Tri-North Middle School

Monroe County Community School Corporation (MCCSC) identified the need to replace the aging Tri-North Middle School. CSO and BrainSpaces, an expert in brain-based educational planning and design, led a visioning and programming process that enabled CSO to design a new building tailored to the specific needs and vision of Tri-North students, teachers, and administrators.

The building layout utilizes next generation learning elements including an open media center, collaboration spaces, and small group rooms throughout the building. Teachers and administrators expressed the need for spaces to be flexible and adaptable to a rapidly changing educational world. CSO’s design addresses the need for flexibility by implementing features such as the use of operable theater seating in the Performance / Large Group Instruction space, operable partitions in Science and STEM labs, and spaces that are planned to facilitate the use of both departmental and interdisciplinary teaching models.

MCCSC also emphasized the need for sustainable design considerations which were implemented with plans for a geothermal system, solar array on the gym roof, and use of local materials and native plants. The new Tri-North Middle School has become a crown jewel for this Bloomington community.

Cathedral High School Innovation Center

The Innovation Center strengthens the school’s commitment to a flexible and focused learning environment, emphasizing Science, Technology, Engineering, and Math Learning Studios. The facility’s design encourages and promotes a collaborative experience in all of the learning spaces, and provides a more open, group-oriented Science area, de-emphasizing compartmentalized education and promoting group and team learning across several disciplines. The open Science area includes several laboratories in the same space allowing a more efficient teaching model, while providing enhanced interaction.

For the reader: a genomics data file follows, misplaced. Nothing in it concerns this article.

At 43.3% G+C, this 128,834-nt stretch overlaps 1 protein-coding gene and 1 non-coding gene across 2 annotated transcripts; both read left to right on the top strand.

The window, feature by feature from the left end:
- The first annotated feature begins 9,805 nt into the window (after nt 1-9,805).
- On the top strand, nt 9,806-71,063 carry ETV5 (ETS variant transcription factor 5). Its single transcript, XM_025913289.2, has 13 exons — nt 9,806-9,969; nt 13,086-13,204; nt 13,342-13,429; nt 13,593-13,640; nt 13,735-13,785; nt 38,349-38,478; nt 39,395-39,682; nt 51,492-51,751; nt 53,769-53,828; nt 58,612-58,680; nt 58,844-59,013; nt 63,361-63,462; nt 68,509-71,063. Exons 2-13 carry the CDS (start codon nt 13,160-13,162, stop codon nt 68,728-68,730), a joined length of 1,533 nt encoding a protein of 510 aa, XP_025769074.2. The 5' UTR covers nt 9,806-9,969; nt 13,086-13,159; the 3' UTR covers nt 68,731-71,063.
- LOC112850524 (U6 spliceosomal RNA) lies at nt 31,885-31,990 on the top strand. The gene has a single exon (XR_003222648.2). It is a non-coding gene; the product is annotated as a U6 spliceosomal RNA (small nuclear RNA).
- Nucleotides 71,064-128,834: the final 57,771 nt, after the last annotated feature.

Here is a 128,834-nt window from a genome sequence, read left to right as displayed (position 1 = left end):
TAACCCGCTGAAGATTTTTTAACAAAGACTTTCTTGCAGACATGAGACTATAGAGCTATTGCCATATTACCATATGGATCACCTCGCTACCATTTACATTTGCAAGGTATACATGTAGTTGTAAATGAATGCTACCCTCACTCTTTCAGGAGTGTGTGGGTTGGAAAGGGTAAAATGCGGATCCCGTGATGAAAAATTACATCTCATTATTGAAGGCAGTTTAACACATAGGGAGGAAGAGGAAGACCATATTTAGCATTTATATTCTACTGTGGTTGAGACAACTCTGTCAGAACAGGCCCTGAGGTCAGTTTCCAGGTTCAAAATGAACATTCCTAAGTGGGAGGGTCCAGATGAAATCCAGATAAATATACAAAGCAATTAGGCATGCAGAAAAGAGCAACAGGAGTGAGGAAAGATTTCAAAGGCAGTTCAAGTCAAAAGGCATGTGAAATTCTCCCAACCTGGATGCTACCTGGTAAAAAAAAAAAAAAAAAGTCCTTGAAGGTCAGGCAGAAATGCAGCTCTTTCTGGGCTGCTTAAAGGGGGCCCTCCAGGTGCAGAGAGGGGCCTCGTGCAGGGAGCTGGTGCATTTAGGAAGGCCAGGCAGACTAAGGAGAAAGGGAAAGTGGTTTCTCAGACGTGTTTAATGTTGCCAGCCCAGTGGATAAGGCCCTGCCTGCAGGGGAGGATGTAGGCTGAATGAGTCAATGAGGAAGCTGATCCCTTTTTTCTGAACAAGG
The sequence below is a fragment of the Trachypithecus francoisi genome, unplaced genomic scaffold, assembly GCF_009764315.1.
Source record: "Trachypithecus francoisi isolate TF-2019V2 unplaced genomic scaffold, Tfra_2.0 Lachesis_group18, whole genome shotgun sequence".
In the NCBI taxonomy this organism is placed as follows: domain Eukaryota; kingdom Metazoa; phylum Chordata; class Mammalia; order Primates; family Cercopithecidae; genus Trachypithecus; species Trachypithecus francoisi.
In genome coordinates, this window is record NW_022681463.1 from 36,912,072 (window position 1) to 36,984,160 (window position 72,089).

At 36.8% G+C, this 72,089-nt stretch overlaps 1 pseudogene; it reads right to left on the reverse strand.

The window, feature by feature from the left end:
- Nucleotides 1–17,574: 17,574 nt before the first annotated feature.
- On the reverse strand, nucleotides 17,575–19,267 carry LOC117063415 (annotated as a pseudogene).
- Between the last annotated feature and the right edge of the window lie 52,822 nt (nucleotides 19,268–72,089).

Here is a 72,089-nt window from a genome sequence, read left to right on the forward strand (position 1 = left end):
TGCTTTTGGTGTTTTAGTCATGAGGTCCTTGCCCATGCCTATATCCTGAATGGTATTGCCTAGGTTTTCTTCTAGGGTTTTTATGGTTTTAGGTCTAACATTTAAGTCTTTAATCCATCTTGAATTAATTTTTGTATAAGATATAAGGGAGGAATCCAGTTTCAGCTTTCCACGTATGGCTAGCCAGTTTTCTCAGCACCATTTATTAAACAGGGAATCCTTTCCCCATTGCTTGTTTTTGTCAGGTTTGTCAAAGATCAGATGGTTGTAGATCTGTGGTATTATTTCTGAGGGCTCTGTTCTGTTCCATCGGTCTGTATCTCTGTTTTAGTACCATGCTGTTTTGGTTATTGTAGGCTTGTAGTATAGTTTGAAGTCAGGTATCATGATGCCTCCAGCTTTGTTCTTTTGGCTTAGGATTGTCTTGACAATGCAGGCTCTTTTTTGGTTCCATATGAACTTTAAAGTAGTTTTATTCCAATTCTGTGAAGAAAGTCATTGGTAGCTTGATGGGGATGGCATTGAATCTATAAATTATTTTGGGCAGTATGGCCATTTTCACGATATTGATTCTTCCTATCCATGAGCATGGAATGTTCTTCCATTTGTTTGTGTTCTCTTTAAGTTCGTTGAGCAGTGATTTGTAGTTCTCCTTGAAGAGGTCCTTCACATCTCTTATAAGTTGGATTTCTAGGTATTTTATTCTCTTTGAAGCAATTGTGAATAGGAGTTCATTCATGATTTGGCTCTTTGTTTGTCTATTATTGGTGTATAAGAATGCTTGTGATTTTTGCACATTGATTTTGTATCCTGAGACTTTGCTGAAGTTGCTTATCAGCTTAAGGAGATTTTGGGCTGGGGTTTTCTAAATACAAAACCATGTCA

An informal study area and open faculty areas promote additional interaction among faculty and students. The proximity and accessibility of the faculty is purposeful. However, break out rooms and small group rooms support one-on-one meetings or private conversations. The learning spaces are intentionally transparent as well as flexible in order to adapt to the changing use of the space and the continued connection to the learning environments.

The Innovation Center also contains the relocated dining and kitchen space in the lower level, allowing students a more flexible approach to food service and more options to the traditional lunch period.  An additional Café allows students to utilize a “grab-n-go” concept during the day. The relocation of the campus cafeteria creates a destination for students during the course of the day, while also creating informal interaction areas in the adjacent spaces.  Additionally, a new Cathedral Spirit Shop is located near the cafeteria in a prominent location for both students and visiting parents/alumni.

Architecturally, The Innovation Center creates a new “front door” to campus.  The center is an addition to Kelly Hall on the courtyard between the existing Student Life Center (SLC) and Loretta Hall.  The new addition incorporates a three-story open atrium between the old Kelly Hall and the architecture of the new addition.  Exterior materials used on the addition are blonde brick (same used on SLC), glass, metal panel and stone veneer panels.  The old limestone façade of Kelly Hall will be preserved and will be the feature of the new, glass-enclosed front entrance.

MADE@Plainfield